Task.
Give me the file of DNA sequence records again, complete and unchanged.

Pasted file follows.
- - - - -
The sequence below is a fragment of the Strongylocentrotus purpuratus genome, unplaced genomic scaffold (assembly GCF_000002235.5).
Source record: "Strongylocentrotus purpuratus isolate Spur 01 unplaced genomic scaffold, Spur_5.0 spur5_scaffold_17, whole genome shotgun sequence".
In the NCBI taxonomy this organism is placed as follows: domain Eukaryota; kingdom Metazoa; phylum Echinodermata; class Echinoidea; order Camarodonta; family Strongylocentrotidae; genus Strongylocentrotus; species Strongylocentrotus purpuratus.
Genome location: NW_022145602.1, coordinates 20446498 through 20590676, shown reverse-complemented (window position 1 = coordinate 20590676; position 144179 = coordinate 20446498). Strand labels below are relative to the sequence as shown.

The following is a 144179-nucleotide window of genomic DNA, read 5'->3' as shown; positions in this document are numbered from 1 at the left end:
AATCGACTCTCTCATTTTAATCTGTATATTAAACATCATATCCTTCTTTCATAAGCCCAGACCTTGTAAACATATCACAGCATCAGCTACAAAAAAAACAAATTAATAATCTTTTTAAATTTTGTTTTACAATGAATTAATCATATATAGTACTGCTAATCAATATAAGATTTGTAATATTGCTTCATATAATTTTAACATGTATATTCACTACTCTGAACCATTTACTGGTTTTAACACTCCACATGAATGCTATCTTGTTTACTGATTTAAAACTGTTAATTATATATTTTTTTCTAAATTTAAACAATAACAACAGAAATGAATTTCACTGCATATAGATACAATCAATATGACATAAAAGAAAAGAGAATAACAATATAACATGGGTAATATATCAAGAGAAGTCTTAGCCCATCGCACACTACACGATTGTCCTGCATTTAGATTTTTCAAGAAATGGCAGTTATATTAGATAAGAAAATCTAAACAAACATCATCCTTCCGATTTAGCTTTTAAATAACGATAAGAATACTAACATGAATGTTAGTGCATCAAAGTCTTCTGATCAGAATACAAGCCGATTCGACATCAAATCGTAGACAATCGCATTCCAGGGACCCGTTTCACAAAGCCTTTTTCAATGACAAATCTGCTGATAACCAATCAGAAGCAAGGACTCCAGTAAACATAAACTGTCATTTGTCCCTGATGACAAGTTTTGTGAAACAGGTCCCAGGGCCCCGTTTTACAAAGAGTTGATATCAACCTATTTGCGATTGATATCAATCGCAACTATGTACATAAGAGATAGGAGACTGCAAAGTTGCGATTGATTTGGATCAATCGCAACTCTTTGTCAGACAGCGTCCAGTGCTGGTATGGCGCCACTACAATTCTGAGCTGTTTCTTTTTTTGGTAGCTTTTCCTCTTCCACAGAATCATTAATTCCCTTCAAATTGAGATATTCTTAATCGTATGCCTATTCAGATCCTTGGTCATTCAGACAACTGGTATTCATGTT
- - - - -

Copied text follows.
The sequence below is a fragment of the Strongylocentrotus purpuratus genome, unplaced genomic scaffold (assembly GCF_000002235.5).
Source record: "Strongylocentrotus purpuratus isolate Spur 01 unplaced genomic scaffold, Spur_5.0 spur5_scaffold_17, whole genome shotgun sequence".
In the NCBI taxonomy this organism is placed as follows: domain Eukaryota; kingdom Metazoa; phylum Echinodermata; class Echinoidea; order Camarodonta; family Strongylocentrotidae; genus Strongylocentrotus; species Strongylocentrotus purpuratus.
Genome location: NW_022145602.1, coordinates 20446498 through 20590676, shown reverse-complemented (window position 1 = coordinate 20590676; position 144179 = coordinate 20446498). Strand labels below are relative to the sequence as shown.

The following is a 144179-nucleotide window of genomic DNA, read 5'->3' as shown; positions in this document are numbered from 1 at the left end:
AATCGACTCTCTCATTTTAATCTGTATATTAAACATCATATCCTTCTTTCATAAGCCCAGACCTTGTAAACATATCACAGCATCAGCTACAAAAAAAACAAATTAATAATCTTTTTAAATTTTGTTTTACAATGAATTAATCATATATAGTACTGCTAATCAATATAAGATTTGTAATATTGCTTCATATAATTTTAACATGTATATTCACTACTCTGAACCATTTACTGGTTTTAACACTCCACATGAATGCTATCTTGTTTACTGATTTAAAACTGTTAATTATATATTTTTTTCTAAATTTAAACAATAACAACAGAAATGAATTTCACTGCATATAGATACAATCAATATGACATAAAAGAAAAGAGAATAACAATATAACATGGGTAATATATCAAGAGAAGTCTTAGCCCATCGCACACTACACGATTGTCCTGCATTTAGATTTTTCAAGAAATGGCAGTTATATTAGATAAGAAAATCTAAACAAACATCATCCTTCCGATTTAGCTTTTAAATAACGATAAGAATACTAACATGAATGTTAGTGCATCAAAGTCTTCTGATCAGAATACAAGCCGATTCGACATCAAATCGTAGACAATCGCATTCCAGGGACCCGTTTCACAAAGCCTTTTTCAATGACAAATCTGCTGATAACCAATCAGAAGCAAGGACTCCAGTAAACATAAACTGTCATTTGTCCCTGATGACAAGTTTTGTGAAACAGGTCCCAGGGCCCCGTTTTACAAAGAGTTGATATCAACCTATTTGCGATTGATATCAATCGCAACTATGTACATAAGAGATAGGAGACTGCAAAGTTGCGATTGATTTGGATCAATCGCAACTCTTTGTCAGACAGCGTCCAGTGCTGGTATGGCGCCACTACAATTCTGAGCTGTTTCTTTTTTTGGTAGCTTTTCCTCTTCCACAGAATCATTAATTCCCTTCAAATTGAGATATTCTTAATCGTATGCCTATTCAGATCCTTGGTCATTCAGACAACTGGTATTCATGTT